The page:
by Brad Scott
This word has become part of our cultural nomenclature. As a matter of fact, a couple of years ago, I was treated to a theatrical presentation of what this famous end time prophecy will be all about. I must admit I did not previously imagine Bruce Willis being the hero of such an event. But, none the less, this word has become symbolic of the end of the world.
Hitgalut (Revelation) 16:16And he gathered them together into a place called in the Hebrew tongue Armageddon.
The word in this form only appears in the last book of Scripture. I first find it interesting that this verse is one of hundreds of New Testament examples of an original Hebrew text. This verse uses a common style of Hebrew sentence structure. The meaning of the word Armageddon is placed in the text. This word is actually a compound of two thoughts. The first part is taken from the Hebrew har. This word means mountain or the place of. The word megiddo is taken from the Hebrew root gadad (גדד). This word means a gathering to divide or cut. It is translated as troops, armies, cutting ones self, and bands throughout the Hebrew text.
Mizemor (Psalm) 94:20-23Shall the throne of iniquity have fellowship with thee, which frameth mischief by a law? They gather themselves together against the soul of the righteous, and condemn the innocent blood. But YHVH is my defence; and my God is the rock of my refuge. And he shall bring upon them their own iniquity, and shall cut them off in their own wickedness; yea, YHVH our ’Elohiym shall cut them off.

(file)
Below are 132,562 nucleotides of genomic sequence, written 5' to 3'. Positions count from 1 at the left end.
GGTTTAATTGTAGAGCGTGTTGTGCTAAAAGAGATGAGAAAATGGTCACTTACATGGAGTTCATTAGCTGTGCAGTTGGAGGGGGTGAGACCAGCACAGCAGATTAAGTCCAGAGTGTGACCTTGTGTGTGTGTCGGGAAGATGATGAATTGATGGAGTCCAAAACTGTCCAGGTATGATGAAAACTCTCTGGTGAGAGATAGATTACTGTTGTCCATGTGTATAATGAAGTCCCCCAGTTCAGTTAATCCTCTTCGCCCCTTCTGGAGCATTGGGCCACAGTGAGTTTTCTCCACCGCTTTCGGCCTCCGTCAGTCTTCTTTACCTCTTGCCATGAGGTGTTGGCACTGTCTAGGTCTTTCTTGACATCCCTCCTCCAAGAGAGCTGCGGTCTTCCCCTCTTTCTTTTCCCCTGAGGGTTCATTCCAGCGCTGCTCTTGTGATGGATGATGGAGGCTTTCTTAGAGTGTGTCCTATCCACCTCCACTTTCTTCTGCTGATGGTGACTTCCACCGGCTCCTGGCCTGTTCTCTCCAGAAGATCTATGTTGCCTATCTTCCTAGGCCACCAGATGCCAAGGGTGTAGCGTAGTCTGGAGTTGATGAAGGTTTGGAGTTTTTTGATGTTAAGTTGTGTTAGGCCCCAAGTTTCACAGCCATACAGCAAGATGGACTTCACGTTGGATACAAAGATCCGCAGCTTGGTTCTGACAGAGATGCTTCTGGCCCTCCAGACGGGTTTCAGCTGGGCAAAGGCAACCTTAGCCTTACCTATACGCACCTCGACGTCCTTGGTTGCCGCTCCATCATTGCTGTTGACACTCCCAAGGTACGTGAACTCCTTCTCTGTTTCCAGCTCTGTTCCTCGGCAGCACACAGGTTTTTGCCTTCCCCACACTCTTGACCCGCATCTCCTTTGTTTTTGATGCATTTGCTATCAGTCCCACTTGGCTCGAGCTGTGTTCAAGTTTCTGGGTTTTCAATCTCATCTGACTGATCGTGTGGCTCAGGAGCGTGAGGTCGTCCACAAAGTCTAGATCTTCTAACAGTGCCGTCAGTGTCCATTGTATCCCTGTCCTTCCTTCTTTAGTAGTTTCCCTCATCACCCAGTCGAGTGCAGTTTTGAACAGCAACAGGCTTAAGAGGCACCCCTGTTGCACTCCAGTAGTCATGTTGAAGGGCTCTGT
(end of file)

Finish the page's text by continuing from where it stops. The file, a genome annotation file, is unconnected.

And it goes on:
Devariym (Deuteronomy) 14:1Ye are the children of YHVH your ’Elohiym: ye shall not cut yourselves, nor make any baldness between your eyes for the dead.
These two verses sum up the root meaning of the word Armageddon. Whatever the precise future outcome of this place is, in its root meaning it is the mount or place of gathering for the purpose of dividing. This is revealed in our Hitgalut 16:16 text. Look closely at this text again. This is so typical and harmonious with Hebrew. There are some who teach that the battle in this place actually never takes place. This is found largely in the reference to this battle in Hitgalut 19:17-20. It is also possible that since mountains are many times seen as symbols of great governments, that the ancient embattled site of Megiddo is only used figuratively of the Messiah's sudden interruption of the New World Order plans of a global takeover of judicial and religous rule.
Shalom Alecheim! ◊